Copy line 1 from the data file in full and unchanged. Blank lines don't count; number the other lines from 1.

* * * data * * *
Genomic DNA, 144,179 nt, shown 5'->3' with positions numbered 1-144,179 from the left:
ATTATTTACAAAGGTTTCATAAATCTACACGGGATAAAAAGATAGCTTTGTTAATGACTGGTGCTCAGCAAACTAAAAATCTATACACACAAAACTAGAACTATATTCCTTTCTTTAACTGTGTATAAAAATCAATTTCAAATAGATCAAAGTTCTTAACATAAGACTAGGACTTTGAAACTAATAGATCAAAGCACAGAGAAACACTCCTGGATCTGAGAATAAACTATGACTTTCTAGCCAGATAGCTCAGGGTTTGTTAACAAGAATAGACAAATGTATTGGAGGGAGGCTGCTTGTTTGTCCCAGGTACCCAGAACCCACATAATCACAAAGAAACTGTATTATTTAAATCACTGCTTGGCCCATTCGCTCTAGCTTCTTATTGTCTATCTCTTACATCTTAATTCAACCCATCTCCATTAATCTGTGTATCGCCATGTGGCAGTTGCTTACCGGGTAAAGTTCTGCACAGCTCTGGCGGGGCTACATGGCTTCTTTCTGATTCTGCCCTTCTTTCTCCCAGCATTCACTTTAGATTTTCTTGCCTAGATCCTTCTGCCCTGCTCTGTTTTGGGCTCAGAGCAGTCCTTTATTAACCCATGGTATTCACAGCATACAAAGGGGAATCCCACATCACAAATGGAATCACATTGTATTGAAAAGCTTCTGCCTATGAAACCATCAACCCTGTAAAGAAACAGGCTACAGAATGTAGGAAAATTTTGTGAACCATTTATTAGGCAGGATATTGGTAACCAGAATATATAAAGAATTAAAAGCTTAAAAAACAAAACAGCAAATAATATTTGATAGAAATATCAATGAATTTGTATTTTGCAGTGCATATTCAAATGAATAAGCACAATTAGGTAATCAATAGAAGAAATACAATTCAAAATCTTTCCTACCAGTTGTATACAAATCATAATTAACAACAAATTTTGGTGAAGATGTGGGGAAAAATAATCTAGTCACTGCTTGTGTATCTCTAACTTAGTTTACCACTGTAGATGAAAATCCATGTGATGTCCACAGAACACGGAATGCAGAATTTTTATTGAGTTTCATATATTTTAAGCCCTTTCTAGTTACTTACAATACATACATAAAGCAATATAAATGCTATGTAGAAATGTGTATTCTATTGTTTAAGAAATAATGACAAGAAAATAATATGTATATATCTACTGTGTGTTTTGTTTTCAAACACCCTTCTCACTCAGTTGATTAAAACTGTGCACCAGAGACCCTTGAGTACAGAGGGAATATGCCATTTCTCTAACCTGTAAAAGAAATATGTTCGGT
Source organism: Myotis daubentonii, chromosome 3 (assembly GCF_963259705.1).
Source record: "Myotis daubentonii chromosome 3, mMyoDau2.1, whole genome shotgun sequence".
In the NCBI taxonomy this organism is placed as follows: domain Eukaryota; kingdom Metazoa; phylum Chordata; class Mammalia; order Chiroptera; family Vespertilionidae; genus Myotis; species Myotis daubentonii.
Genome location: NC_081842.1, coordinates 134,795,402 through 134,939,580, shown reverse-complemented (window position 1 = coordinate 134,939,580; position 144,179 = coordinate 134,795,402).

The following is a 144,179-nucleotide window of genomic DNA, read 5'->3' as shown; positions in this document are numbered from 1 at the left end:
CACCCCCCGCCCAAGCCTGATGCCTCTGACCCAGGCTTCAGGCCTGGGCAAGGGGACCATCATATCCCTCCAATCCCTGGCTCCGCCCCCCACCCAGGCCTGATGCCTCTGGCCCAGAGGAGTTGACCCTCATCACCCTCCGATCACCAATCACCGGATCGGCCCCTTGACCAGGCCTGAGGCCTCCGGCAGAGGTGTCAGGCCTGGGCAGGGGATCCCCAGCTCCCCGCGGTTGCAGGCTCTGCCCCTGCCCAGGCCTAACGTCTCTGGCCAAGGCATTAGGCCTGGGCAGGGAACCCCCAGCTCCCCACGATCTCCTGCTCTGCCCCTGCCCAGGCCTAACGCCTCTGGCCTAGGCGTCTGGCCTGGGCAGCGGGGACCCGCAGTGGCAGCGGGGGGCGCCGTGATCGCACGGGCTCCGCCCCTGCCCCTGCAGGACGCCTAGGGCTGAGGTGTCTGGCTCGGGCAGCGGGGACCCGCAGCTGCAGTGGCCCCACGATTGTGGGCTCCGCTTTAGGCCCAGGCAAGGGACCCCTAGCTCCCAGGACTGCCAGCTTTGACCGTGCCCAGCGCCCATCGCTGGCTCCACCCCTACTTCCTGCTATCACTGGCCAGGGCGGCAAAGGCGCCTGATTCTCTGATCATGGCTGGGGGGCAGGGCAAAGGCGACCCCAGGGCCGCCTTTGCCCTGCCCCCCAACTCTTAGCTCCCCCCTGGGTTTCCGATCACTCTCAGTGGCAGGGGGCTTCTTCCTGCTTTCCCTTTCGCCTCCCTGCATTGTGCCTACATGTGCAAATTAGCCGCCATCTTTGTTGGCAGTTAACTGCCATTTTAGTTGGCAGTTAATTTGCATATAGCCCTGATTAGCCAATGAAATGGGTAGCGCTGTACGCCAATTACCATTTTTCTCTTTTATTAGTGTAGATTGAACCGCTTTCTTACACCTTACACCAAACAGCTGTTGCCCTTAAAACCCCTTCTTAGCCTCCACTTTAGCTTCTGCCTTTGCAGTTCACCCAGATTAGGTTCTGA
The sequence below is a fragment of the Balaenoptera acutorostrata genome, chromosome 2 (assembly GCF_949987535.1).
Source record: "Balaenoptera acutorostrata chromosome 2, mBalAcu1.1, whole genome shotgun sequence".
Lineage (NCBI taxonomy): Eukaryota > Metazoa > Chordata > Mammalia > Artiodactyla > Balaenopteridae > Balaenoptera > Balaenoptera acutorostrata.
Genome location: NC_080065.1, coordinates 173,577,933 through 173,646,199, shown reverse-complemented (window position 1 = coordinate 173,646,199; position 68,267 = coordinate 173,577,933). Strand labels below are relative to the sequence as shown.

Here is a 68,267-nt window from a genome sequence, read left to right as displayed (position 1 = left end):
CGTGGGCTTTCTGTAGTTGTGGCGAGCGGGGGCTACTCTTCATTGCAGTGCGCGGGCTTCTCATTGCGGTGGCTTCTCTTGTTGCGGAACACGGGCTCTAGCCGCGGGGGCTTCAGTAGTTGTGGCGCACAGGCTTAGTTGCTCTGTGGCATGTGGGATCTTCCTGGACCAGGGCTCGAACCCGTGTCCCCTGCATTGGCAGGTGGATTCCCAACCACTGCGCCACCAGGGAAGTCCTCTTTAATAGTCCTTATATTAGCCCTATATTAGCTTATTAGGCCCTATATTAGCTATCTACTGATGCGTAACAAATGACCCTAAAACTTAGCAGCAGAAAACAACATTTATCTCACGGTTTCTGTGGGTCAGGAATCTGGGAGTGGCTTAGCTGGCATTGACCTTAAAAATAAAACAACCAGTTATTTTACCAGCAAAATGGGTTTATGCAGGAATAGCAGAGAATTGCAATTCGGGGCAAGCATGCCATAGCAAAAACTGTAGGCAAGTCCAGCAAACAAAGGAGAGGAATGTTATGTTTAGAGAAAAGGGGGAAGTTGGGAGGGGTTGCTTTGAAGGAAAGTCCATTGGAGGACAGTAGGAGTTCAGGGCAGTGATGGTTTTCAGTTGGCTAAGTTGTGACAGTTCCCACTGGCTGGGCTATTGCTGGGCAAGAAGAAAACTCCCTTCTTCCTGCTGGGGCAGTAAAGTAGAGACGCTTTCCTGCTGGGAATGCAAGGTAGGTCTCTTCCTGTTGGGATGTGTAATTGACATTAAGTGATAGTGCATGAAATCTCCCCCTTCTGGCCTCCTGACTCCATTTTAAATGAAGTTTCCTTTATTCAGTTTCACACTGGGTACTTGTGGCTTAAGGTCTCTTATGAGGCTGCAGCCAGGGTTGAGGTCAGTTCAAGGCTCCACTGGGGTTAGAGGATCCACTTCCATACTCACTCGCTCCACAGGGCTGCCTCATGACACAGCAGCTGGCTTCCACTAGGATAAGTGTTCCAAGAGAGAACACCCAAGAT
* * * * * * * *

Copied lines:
Genomic DNA, 144,179 nt, shown 5'->3' with positions numbered 1-144,179 from the left: